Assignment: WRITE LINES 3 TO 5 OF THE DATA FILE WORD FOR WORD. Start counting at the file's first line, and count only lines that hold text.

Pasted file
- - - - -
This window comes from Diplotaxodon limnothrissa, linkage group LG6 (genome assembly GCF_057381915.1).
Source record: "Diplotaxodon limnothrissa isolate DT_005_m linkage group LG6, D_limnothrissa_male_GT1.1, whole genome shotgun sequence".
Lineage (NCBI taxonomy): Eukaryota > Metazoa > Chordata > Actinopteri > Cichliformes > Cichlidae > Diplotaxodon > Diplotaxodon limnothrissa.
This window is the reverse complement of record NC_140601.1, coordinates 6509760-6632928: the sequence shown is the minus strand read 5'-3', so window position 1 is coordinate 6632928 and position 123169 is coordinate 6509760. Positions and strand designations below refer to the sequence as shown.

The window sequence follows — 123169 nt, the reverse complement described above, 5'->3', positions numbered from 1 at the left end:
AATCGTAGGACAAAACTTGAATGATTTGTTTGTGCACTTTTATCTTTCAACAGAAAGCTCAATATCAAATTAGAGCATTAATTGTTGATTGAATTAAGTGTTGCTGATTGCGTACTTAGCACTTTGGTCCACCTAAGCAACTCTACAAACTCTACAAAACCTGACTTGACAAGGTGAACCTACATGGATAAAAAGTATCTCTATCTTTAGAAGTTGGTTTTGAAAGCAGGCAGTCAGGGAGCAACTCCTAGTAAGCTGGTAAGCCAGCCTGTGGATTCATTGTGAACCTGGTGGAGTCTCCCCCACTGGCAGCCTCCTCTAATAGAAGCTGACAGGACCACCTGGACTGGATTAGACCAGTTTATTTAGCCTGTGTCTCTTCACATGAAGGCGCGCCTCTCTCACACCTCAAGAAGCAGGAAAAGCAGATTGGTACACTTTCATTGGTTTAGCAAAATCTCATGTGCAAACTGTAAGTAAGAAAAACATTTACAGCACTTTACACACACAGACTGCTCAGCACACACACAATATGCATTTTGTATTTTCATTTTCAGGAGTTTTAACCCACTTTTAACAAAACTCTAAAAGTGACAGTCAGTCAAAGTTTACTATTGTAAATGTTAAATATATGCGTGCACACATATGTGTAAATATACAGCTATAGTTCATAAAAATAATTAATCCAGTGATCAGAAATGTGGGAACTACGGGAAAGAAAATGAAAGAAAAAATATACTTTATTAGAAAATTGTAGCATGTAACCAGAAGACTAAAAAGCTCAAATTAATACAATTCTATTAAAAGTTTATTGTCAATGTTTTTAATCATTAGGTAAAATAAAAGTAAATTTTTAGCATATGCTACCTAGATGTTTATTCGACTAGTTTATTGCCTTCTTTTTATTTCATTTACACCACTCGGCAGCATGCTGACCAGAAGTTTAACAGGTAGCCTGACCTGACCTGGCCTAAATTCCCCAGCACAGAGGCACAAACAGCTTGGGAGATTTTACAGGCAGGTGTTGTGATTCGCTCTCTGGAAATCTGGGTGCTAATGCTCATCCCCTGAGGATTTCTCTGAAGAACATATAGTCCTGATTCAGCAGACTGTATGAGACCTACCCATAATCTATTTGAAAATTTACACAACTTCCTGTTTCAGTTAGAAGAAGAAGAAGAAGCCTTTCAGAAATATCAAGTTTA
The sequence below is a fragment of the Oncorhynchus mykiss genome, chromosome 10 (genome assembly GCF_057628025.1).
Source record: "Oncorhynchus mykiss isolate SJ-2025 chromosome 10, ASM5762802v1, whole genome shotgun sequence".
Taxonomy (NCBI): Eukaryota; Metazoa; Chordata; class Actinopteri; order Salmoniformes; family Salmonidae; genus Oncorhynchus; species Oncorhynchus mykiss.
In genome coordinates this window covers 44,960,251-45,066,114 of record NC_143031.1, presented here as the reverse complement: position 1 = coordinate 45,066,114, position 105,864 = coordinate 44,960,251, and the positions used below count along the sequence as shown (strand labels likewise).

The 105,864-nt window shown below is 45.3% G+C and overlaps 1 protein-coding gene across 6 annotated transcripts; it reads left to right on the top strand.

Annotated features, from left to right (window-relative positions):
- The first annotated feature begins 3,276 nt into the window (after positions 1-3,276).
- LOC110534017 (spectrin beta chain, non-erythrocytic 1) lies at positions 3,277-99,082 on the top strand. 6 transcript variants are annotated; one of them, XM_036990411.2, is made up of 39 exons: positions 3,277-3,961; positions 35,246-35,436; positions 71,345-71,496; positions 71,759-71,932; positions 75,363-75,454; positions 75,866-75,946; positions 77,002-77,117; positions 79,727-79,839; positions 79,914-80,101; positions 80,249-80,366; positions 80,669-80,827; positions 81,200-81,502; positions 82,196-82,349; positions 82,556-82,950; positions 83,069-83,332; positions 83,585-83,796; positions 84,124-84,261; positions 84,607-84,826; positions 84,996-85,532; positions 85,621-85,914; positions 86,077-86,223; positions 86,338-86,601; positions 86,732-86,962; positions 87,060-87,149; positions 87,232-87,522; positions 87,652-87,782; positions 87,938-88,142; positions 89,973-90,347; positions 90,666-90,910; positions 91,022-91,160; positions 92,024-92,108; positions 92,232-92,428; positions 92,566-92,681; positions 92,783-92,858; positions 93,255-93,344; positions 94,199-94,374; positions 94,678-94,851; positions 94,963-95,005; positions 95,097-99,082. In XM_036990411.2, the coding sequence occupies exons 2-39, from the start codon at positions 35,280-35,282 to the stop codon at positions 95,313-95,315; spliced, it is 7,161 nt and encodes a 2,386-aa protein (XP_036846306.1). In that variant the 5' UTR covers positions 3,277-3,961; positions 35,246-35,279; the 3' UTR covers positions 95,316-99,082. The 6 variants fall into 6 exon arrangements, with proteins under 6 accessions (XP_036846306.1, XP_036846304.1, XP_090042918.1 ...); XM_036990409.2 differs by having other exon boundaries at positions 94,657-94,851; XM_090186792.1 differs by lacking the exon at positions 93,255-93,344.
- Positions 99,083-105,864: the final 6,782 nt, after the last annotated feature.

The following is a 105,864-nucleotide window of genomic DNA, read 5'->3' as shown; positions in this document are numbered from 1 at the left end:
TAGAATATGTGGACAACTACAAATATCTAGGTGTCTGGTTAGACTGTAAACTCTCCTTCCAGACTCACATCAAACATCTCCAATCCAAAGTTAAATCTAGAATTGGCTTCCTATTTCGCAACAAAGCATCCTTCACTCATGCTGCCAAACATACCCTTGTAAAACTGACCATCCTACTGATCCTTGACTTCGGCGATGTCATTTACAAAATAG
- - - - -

Lineage (NCBI taxonomy): Eukaryota > Metazoa > Chordata > Actinopteri > Cichliformes > Cichlidae > Diplotaxodon > Diplotaxodon limnothrissa.
This window is the reverse complement of record NC_140601.1, coordinates 6509760-6632928: the sequence shown is the minus strand read 5'-3', so window position 1 is coordinate 6632928 and position 123169 is coordinate 6509760. Positions and strand designations below refer to the sequence as shown.

The window sequence follows — 123169 nt, the reverse complement described above, 5'->3', positions numbered from 1 at the left end: